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Scott Smith: That’s a wrap for Beechgrove Garden season 45 and what an adventure it’s been

Scott finishes filming on this season’s Beechgrove Garden and looks back at what has been one of the best working experiences of his life

Flowers for drying were a hit on Beechgrove Garden this year.
Flowers for drying were a hit on Beechgrove Garden this year.

Well that was a whirlwind! I am stunned to think that already we are at the end of Beechgrove Garden season 45.

It has genuinely been one of the best work experiences of my life. Filming the sapphire anniversary of Beechgrove Garden has been a very unique and awesome horticultural adventure.

The final show of the main series is shown this Thursday night at 8pm on BBC Scotland, followed by Friday at 7pm on BBC two then once again on Sunday at 9am on BBC Two. It’s a belter, I promise.

Veg galore was grown during the season.

The final episode of each series always provides that glorious riot of colours, plants, veg, and the summation of a hectic growing season.

A chance to recap, reflect and celebrate! So what makes working here my favourite horticultural experience of the past 12 years?

Huge variety

I’m easily bored. I’ll admit it. It is one of the reasons I love gardening. There is so much variety from week to week, season to season. Some many different jobs to do. So many skills to learn.

Horticulture provides a never-ending smorgasbord of knowledge that can never all be learned.

For me, Beechgrove Garden offers even more variety than the average gardening job.

It is a chance to bring ideas to life. It is an opportunity to play, explore, and experiment.

Each presenter has their own plans and ideas all of which ends up culminating into a melting pot of a show which provides you at home, with a highly diverse programme.

Gardening from all over the country. All shapes and sizes of gardens. All range of gardening expertise.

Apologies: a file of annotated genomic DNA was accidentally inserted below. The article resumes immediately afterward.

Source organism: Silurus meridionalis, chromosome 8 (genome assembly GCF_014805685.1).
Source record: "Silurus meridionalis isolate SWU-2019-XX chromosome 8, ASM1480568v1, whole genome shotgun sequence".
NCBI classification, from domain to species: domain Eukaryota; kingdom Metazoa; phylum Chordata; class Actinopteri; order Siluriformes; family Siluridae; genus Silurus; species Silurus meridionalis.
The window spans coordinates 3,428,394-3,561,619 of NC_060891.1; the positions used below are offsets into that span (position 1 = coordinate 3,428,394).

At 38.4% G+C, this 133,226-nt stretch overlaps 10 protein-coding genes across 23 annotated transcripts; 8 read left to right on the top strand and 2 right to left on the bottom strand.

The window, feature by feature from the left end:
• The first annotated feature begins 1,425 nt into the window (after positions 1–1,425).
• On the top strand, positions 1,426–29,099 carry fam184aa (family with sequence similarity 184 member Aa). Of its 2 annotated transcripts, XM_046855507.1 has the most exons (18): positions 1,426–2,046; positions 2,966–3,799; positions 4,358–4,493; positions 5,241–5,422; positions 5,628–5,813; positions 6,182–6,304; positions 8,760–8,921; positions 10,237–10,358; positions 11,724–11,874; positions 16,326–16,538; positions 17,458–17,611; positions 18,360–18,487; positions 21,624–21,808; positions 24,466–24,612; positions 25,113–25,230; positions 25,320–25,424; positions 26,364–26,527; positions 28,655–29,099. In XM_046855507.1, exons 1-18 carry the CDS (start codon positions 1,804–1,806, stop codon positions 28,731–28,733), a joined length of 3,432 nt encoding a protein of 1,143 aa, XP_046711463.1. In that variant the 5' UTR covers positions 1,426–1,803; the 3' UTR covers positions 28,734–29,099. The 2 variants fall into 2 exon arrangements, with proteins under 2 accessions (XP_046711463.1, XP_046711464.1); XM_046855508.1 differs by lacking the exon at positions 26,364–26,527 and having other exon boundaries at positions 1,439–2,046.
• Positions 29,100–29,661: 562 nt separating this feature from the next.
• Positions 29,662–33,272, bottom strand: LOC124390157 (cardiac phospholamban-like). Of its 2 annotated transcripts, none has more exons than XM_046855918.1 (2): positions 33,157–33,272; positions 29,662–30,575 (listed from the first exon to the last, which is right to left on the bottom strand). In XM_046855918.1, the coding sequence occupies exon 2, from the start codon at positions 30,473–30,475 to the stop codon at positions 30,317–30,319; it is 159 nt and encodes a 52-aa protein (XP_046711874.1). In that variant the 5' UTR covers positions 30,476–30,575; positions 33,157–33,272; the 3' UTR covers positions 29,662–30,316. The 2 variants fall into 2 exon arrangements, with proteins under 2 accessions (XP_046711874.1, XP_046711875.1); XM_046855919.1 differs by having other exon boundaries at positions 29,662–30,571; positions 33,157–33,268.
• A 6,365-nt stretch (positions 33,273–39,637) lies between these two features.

Pollinators were a focus point.

My favourite thing about the show before working there was that it was down to earth. They weren’t afraid to admit when things didn’t go to plan and show what went wrong.

They also were very practical, giving salient technical advice. If you’ll be missing you weekly dose of Beechgrove Garden then I’ve got some good news. We are currently busy getting ready to film another Beechgrove Garden autumn series.

It won’t be long until we are back on your screens with all the glorious colour that only autumn can bring. The even better news is that next season, 2024 will bring more new ideas, more experiments, and more chances to entertain, and educate.


Although new, I have ended up appearing in 15 episodes (five of which I was a main presenter) this season, much to my surprise and delight!

Presenting on camera is a different ball game. In an environment like Beechgrove Garden we have to show our knowledge. It is not enough to merely know what you are talking about.

We have to be able to relay it, in a way that is accessible and digestible. The ‘Back to Basics’ strand that has ran throughout this series has been very well received for this very reason.

It takes an important gardening skill or concept and breaks it down. What, where, why, when, how? Explain this and you can make anything understandable.

Windowsill tomatoes were tested out.

To present though, you also have to make it interesting and entertaining. It also requires thinking about how best to show it.

Props can be a crutch in the wrong hands but also a brilliant tool if used correctly.

I’ve certainly tried my best to use the plants, tools or equipment as my props. I believe a good presenter can make anything in the garden interesting.

Any plant, any tool or any area and make it factually accessible and amusing. It was a real pleasure for me to perform the ‘potting on’ and ‘soil pH’ segments for this reason.

What’s been on?

If you have missed any episodes then you can catch them on BBC iPlayer now. This year has seen a huge range of plans and ideas along with all the usual showings of viewers’ home gardens, allotments or plots.

We have shown everything from windowsill tomato trails, how to make your own free fertiliser with comfrey tea, growing a clover lawn, seed sowing, taking cuttings, rose grafting via t-budding, how to prune various shrubs, lawn care, bamboo care, rejuvenating dying and overgrown plants, hanging baskets, potted plants, pond and aquatic maintenance, veg growing and much more!

The usual tattie trials.

The upcoming autumn series will see even more new content to help and inspire you at home when the nights are really drawing in and winter’s relentless march is on the doorstep.

I can’t wait to share these with you in much the same way I simply love writing this column for you.

Thank you for reading this, thank you for watching Beechgrove Garden and most of all thank you for keeping the spirit of gardening and horticultural alive, well and thriving. We all play our part.

Take care and happy gardening.